A Social-relational Perspective on Social Cognitive Development
Avant, Vol. X, No. 3/2019, doi: 10.26913/avant.2019.03.28
published under license CC BY-NC-ND 3.0
Duygu Uygun Tunc
University of Heidelberg
duygu.uygun @ outlook.com
Published Online First 31 December 2019 Download full text
Abstract: It is widely agreed that perspective-taking plays an important role in the development of children’s understanding of themselves and others as social agents with their own beliefs, desires, goals, and representations of the world. However, how perspective-taking is realized and how the ability of perspective-taking develops is a matter of dissensus. The two theories currently dominating social cognition research, theory-theory, and simulation-theory construe perspective-taking as modeling, thus as an individual and inferential process. Interactionist theories prioritize interpersonal interaction but deny perspective-taking a constitutive role by arguing for a basic, immediate understanding of self and others in interaction. Cognitivist accounts downplay the role of interaction, while interactionist accounts overemphasize the role of sub-symbolical processes. What is central to perspective-taking and its development, but missing in either approach is symbolically mediated interaction. The social-relational perspective dating back to Lev Vygotsky and George Herbert Mead cuts across this schism and offers valuable insight into how perspective-taking develops through symbolic activity within a social context. Adopting the basic elements of the social-relational framework, the present work argues that understanding of self and others depends on the development of perspective-taking ability through symbolically mediated interaction. Perspectives are primarily differentiated, assumed, and coordinated within social interaction and subsequently through the individual, cognitive operation of perspective-taking. Symbolic mediation facilitates this transition from the social enaction of perspective-taking to mental construal and coordination of perspectives by transforming the structure of action. Higher order mental processes are not presupposed but constituted by social interaction through the child’s internalization of the perspectival structure of symbolic communication.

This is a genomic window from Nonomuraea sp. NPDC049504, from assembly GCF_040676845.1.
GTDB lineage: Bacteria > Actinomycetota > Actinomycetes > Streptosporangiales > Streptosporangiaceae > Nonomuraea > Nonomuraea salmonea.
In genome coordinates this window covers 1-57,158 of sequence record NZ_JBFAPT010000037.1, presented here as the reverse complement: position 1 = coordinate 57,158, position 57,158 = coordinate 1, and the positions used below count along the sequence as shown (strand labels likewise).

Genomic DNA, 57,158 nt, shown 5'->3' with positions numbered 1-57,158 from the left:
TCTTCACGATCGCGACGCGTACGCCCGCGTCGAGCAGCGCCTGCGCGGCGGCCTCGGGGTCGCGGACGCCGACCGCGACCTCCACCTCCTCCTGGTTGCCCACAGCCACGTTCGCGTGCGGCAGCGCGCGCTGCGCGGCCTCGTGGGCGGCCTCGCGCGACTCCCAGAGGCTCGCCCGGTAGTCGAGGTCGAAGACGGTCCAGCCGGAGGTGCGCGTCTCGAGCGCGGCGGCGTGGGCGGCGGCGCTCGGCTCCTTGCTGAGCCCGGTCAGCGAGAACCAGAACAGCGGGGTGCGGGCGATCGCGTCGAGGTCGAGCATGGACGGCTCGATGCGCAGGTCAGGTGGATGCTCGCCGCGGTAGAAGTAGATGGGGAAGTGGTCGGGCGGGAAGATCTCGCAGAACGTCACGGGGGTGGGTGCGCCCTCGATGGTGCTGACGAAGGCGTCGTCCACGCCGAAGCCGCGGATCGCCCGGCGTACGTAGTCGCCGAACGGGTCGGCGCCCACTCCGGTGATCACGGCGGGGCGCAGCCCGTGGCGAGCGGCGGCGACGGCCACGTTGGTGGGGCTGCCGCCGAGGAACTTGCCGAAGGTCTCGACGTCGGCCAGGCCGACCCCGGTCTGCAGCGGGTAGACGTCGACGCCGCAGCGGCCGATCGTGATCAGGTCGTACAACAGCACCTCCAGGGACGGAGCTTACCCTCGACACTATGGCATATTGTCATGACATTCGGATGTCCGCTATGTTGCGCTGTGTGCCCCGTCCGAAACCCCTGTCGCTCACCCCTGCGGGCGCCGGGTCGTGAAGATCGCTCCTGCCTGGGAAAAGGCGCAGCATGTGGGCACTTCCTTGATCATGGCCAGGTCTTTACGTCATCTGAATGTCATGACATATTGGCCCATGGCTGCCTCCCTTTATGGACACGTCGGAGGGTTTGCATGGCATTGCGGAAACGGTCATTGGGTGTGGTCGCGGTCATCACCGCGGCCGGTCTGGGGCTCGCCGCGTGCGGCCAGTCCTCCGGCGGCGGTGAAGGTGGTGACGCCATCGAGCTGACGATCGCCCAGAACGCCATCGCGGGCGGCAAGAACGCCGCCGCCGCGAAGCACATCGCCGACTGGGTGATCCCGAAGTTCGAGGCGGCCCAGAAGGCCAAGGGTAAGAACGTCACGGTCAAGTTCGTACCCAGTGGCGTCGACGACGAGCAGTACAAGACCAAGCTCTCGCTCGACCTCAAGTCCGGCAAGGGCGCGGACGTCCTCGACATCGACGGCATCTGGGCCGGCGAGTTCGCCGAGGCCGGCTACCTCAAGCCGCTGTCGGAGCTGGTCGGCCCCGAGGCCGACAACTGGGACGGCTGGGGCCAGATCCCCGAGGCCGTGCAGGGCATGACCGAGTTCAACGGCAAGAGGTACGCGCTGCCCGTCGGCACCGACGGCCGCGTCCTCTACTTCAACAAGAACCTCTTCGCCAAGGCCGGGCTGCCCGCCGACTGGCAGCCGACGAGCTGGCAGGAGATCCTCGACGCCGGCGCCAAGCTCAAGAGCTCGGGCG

Keywords: cperspective-taking; symbolic interaction; cognitive development; social interaction; cognition
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